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Johannesburg - Ministers not speaking at a parliamentary debate did not reflect government's attitude in tackling the issue of gender-based violence, government said on Friday.
“Now is the time for collective action and partnership to eradicate gender-based violence, not a time to score political points at the expense of efforts to work together to eradicate this scourge,” said Government Communication and Information System (GCIS) spokeswoman Phumla Williams.
The GCIS was responding to an article in the Mail & Guardian Online saying ministers were absent during this week's debate on gender-based violence in the National Assembly.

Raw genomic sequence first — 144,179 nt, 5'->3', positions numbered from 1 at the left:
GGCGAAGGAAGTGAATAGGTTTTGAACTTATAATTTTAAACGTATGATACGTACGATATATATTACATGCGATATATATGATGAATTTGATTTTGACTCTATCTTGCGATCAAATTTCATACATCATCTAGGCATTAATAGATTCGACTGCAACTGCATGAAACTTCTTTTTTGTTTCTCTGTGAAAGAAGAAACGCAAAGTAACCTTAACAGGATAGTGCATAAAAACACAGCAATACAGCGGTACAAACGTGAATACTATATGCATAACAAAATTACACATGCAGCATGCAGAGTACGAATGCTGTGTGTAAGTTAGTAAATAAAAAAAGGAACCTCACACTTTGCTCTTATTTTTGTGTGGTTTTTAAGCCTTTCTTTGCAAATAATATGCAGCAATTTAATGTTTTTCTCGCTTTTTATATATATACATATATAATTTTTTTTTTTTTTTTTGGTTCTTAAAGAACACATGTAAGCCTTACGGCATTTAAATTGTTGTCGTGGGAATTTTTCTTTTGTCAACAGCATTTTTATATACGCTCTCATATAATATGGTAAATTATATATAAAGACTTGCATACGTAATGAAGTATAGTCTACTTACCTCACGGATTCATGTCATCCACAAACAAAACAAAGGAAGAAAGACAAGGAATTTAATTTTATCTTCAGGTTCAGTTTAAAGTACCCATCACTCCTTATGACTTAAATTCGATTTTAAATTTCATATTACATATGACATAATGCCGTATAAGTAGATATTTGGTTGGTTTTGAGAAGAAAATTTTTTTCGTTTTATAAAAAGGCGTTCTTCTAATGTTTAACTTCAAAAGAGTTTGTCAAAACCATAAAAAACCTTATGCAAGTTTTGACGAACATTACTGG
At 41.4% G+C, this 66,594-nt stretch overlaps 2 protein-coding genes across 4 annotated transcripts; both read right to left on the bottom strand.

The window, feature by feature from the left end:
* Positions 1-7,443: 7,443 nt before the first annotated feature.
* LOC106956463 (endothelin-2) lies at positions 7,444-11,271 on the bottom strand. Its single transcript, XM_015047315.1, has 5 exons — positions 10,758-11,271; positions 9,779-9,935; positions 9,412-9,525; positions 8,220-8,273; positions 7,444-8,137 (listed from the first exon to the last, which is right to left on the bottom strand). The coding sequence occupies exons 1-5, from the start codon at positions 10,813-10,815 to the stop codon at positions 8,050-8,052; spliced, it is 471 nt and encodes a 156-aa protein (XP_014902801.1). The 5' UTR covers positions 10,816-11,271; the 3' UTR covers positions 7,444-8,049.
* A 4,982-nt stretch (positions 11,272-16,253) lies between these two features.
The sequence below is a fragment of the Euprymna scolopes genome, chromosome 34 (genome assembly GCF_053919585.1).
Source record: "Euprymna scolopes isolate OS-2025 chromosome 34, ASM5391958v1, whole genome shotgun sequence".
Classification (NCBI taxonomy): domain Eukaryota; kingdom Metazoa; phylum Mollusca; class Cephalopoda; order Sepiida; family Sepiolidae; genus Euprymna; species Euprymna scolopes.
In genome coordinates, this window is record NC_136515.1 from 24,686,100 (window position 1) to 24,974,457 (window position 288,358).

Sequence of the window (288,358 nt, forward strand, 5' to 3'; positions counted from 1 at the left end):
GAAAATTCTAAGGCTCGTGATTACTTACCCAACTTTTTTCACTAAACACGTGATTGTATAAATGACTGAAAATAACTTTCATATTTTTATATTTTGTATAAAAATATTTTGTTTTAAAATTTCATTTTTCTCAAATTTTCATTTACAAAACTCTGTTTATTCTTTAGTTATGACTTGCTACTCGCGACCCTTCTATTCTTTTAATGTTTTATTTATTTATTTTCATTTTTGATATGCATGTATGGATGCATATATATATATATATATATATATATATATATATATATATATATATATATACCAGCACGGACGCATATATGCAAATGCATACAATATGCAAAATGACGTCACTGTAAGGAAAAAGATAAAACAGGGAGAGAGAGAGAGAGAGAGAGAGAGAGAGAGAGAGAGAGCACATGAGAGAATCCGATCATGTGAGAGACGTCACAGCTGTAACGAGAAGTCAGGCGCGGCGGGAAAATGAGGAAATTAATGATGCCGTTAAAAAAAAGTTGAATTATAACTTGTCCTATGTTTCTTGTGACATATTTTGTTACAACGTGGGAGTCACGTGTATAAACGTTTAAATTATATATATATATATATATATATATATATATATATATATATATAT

The article quoted Democratic Alliance deputy justice spokeswoman Debbie Schafer as saying that this absence was symptomatic of a lack of leadership in dealing with this issue.
Williams said this was incorrect.
“Government did participate in the political debate,” she said in a ststement.
Speakers included Basic Education Minister Angie Motshekga.
“The fact that certain ministers did not speak during a parliamentary debate does not reflect government's attitude towards tackling this scourge.”
Williams said government had announced various initiatives this week that were geared toward gender-based violence. This included the establishment of a national council against gender based violence, and the stop rape campaign in schools. - Sapa